Former New York State Assemblyman William F. Boyland, JR. Sentenced To 14 Years For Bribery, Fraud, Extortion, Conspiracy, And Theft
Earlier today in federal court in Brooklyn, former New York State Assemblyman William F. Boyland, Jr. was sentenced to 14 years of incarceration in connection with his conviction at trial of 21 felony counts, including federal programs bribery, conspiracy to violate the Travel Act, extortion, honest services wire fraud, federal programs theft, and conspiracy to commit mail fraud. Boyland committed these offenses by corruptly exploiting his official position representing the 55th Assembly District in Brooklyn, comprising Ocean Hill, Brownsville, Bedford-Stuyvesant, Crown Heights, and Bushwick. As part of the sentence, the Court also ordered Boyland to forfeit $169,410.14 and pay restitution in the amount of $71,339.66 to the New York State Department of Taxation and Finance and $84,270.48 to the New York State Office of the Aging. Today’s proceeding was held before United States District Judge Sandra L. Townes.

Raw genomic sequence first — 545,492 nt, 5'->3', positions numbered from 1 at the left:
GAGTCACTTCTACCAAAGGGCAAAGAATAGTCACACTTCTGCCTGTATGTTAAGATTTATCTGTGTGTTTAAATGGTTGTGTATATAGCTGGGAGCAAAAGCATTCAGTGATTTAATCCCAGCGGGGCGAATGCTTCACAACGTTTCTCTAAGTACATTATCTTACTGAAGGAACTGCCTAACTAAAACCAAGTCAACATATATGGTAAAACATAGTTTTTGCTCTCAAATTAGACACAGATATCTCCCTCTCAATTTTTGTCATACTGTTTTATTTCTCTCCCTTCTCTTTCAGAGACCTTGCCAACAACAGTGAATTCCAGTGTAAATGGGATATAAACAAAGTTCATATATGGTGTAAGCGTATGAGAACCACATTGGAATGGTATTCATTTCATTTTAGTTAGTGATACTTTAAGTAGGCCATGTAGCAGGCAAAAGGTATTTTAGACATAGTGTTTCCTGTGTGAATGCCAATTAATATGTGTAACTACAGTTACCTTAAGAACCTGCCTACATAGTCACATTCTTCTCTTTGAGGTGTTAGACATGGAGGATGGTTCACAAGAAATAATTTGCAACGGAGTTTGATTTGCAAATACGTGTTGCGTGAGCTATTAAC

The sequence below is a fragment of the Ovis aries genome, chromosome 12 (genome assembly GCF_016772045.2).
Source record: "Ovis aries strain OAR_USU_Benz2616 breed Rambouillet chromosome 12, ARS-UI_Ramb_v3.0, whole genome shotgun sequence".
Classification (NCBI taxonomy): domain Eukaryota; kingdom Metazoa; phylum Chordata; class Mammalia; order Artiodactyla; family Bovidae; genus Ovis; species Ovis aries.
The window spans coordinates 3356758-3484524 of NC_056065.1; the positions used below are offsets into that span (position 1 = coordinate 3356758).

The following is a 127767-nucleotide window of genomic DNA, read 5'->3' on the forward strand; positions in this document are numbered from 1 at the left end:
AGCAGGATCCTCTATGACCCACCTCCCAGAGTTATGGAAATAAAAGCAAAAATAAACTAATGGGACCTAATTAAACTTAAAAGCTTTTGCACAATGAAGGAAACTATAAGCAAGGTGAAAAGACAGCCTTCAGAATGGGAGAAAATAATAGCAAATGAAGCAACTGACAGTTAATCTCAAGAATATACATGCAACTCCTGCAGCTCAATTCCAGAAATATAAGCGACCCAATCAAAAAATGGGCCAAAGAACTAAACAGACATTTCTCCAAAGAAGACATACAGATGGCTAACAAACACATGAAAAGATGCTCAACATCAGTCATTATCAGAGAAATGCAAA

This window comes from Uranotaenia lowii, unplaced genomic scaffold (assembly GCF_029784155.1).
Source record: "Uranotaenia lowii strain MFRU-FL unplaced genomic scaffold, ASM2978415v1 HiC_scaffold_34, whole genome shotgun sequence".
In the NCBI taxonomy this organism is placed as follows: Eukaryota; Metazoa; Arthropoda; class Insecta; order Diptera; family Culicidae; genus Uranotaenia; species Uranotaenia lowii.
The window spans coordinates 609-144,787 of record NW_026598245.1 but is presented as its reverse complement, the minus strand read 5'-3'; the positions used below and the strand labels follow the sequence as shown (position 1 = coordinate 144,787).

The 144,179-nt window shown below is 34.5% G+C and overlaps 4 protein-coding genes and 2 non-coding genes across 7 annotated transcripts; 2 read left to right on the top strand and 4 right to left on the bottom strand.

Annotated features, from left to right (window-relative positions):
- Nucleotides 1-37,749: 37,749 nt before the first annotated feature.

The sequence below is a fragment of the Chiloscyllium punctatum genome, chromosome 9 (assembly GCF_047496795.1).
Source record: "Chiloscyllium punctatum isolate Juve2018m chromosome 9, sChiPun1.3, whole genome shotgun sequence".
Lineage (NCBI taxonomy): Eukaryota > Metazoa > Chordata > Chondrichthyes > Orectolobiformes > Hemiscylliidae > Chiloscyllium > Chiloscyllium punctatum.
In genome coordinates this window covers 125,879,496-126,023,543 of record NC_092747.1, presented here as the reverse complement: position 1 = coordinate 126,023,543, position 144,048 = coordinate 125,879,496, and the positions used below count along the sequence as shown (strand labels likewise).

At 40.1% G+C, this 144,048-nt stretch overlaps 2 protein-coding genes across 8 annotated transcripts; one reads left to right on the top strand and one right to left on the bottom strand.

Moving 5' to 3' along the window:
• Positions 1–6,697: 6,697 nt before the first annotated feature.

The sentence was announced by Kelly T. Currie, Acting United States Attorney for the Eastern District of New York and Diego Rodriguez, Assistant Director-in-Charge, Federal Bureau of Investigation (FBI), New York Field Office.